The Big Short

by | Dec 10, 2015 | 0 comments

A Complex Subject Handled Beautifully by A Transitioning Director

Wall Street is a tough subject to take on in Hollywood. When we think of movies about the financial market we are reminded of great films like The Wolf of Wall Street or Wall Street (whoever creates the titles is not very creative). But the thing is, if you try and look harder, you won’t find many other movies on the subject. Most studios are afraid because Wall Street seems like too complex a matter to be broken down into a simple plot for the audience. Specifically of the 2008 financial crisis, the only memorable screen adaptation has been the fabulous 2010 documentary Inside Job, however this year’s The Big Short might be the second.

The Big Short is the true story of how a variety of different people found out that the mortgage market was going to crash in 2007, and eventually bring about an international economic crisis. These include the medical doctor turned stock analyst, Michael Burry (Christian Bale), the rude, but 100% honest Mark Baum (Steve Carrel), a witty Deutsche Bank official, Jared Vennett (Ryan Gosling), and two newbies who started a hedge fund in a garage, Jamie Shipley (Finn Wittrock) and Charlie Geller (John Magaro). The film looks at our characters’ dealings with not only the financial market, but also the impact their jobs have on their families.

The great leadership that you can feel in the film is the credit of two people: Michael Lewis (who wrote the book the film is based on) and Adam McKay, the director. On this last one I was incredibly surprised. McKay is known for having his résumé full of light comedies (both Anchorman movies, The Other Guys, Step Brothers, etc), and he pops his dramatic genre cherry by choosing an incredibly complicated aspect, but he does succeed. McKay does achieve a nice balance; he generally wants the audience to be having a good time, but he also has the veteran from Wall Street Ben Rickert (played by Brad Pitt) show us the true seriousness of the subject at hand. One of the aspects that was key for this film to work was its simplicity; it needed to have a way that it could explain the plot to the general audience; how Wall Street and the decisions being made in the story worked. In order to achieve this McKay has our main characters frequently turn to the camera and break the fourth wall, they clarify definitions (and just in case the definitions are typed up on the screen), and he also uses various examples and metaphors. Another method that McKay used to explain the inner workings of his story was to have several surprising cameos of celebrities playing themselves and explaining the situation, it adds to a sort of intimacy and actually keeps your attention on the screen. However, I kept getting the feeling that McKay was afraid that his audience’s attention might wane; he throws up many distractions on the screen, and sometimes even cuts off his characters before they fully complete their sentences. Now this does add to the snappy mood of the film, but it also takes away breathing room and time to digest information, because of that I ended up getting lost with the logistics.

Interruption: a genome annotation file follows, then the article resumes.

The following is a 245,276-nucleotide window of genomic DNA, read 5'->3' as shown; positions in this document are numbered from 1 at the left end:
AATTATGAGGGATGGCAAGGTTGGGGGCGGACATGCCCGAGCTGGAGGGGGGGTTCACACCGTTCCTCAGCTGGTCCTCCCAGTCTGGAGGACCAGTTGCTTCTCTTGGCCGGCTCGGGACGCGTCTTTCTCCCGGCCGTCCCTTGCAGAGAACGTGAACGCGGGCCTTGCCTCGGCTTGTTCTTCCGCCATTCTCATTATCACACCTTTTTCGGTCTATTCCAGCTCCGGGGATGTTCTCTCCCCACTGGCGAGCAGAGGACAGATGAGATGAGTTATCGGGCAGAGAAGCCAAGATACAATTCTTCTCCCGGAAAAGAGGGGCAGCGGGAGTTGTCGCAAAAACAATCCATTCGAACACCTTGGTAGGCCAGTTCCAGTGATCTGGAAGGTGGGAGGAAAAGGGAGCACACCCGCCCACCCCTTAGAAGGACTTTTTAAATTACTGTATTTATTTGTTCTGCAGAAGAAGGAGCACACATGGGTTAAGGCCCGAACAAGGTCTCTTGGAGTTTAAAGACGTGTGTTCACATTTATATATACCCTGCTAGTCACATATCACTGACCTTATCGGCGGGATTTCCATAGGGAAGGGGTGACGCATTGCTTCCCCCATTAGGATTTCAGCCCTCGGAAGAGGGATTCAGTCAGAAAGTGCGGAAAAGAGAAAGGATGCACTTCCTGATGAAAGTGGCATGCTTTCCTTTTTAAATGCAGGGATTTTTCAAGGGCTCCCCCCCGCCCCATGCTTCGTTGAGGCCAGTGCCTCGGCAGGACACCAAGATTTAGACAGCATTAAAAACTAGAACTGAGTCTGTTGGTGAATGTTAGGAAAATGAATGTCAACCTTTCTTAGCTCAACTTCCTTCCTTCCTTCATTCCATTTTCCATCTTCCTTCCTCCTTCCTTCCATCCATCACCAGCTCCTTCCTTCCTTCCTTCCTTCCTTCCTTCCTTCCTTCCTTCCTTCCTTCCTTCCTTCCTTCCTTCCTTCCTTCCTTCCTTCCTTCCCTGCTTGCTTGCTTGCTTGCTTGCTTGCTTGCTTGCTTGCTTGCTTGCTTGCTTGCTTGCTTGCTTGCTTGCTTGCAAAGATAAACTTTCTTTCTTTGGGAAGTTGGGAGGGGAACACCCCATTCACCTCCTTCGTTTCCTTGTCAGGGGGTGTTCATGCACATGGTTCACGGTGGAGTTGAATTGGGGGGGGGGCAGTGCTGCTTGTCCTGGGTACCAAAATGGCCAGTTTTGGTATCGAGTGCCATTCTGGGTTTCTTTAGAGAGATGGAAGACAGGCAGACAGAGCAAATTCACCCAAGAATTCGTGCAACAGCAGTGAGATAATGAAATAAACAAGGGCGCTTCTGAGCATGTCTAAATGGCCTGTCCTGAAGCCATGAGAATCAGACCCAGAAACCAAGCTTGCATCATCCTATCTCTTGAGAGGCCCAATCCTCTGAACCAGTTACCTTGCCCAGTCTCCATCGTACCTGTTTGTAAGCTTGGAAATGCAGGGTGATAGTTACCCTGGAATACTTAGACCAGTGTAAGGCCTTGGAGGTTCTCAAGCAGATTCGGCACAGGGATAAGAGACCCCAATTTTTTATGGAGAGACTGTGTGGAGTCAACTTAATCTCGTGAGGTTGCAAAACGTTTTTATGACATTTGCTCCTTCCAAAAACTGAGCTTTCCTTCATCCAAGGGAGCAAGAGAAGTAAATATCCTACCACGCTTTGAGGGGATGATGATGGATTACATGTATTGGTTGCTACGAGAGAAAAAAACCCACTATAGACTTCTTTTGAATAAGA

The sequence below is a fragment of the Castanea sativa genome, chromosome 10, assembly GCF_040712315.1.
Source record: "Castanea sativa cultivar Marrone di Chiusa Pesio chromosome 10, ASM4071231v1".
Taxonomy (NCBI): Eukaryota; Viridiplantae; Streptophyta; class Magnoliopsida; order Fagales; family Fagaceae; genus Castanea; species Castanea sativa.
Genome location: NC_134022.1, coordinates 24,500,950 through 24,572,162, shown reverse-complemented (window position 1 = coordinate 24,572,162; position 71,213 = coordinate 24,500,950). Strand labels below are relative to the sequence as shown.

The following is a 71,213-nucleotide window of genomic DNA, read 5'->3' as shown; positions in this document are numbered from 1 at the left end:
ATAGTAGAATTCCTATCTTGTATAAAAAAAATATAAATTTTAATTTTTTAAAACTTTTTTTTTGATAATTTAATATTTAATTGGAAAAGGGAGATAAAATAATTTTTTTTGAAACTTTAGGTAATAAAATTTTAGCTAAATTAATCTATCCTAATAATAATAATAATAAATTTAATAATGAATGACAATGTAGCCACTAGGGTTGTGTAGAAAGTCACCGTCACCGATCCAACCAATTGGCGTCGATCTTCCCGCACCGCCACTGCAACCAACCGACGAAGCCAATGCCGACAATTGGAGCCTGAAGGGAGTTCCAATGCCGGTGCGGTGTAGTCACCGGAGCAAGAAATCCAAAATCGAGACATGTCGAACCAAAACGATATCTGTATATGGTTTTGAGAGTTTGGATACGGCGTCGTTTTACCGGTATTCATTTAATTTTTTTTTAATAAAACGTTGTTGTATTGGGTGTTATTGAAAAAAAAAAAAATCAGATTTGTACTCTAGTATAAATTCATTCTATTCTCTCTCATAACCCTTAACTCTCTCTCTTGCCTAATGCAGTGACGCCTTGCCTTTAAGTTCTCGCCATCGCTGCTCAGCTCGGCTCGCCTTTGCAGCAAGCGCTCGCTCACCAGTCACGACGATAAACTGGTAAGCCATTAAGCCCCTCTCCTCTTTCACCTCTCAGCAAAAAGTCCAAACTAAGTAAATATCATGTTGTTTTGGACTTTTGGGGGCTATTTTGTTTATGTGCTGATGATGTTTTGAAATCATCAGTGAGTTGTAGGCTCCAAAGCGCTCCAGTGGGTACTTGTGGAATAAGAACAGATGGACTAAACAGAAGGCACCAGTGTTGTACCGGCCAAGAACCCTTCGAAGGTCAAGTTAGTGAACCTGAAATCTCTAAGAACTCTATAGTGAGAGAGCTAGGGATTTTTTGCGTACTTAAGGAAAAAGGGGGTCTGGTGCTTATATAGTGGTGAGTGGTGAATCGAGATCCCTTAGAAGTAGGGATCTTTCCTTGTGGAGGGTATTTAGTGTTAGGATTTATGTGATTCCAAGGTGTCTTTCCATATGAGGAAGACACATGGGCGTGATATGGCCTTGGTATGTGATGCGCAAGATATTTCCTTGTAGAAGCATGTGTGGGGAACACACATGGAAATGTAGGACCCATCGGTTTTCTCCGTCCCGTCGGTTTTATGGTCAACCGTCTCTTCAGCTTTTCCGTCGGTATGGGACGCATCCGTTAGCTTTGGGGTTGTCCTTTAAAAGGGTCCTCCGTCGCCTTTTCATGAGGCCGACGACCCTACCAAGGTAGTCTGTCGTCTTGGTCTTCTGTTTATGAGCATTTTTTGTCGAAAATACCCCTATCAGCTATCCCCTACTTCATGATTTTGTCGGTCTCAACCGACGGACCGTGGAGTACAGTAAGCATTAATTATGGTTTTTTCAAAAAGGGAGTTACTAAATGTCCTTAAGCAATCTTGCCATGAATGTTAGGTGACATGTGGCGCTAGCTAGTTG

The cast in this film was great. The thing that was surprising was that it had everyone in a supporting role; no one was taking the entire spotlight. This distribution choice also benefits the lesser-known actors, who are able to get as much, or even more screen time than say Brad Pitt or Christian Bale. It’s a good choice because it adds to the balance between celebrity actors and those trying to break out, and the choice does pay off as well, as everyone from the top billed to the extras does a great job.

So in the end a great amount of the credit for this extremely enjoyable film has to go to McKay, he brings together a complicated subject and he doles it out with a very well managed cast. And while I didn’t really understand every single aspect of the story 100%, it was so well made that I would gladly go see it again.

  • OVERALL MOVIE RATING 91% 91%

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What is your favorite Wall Street film? Let me know in the comments section.

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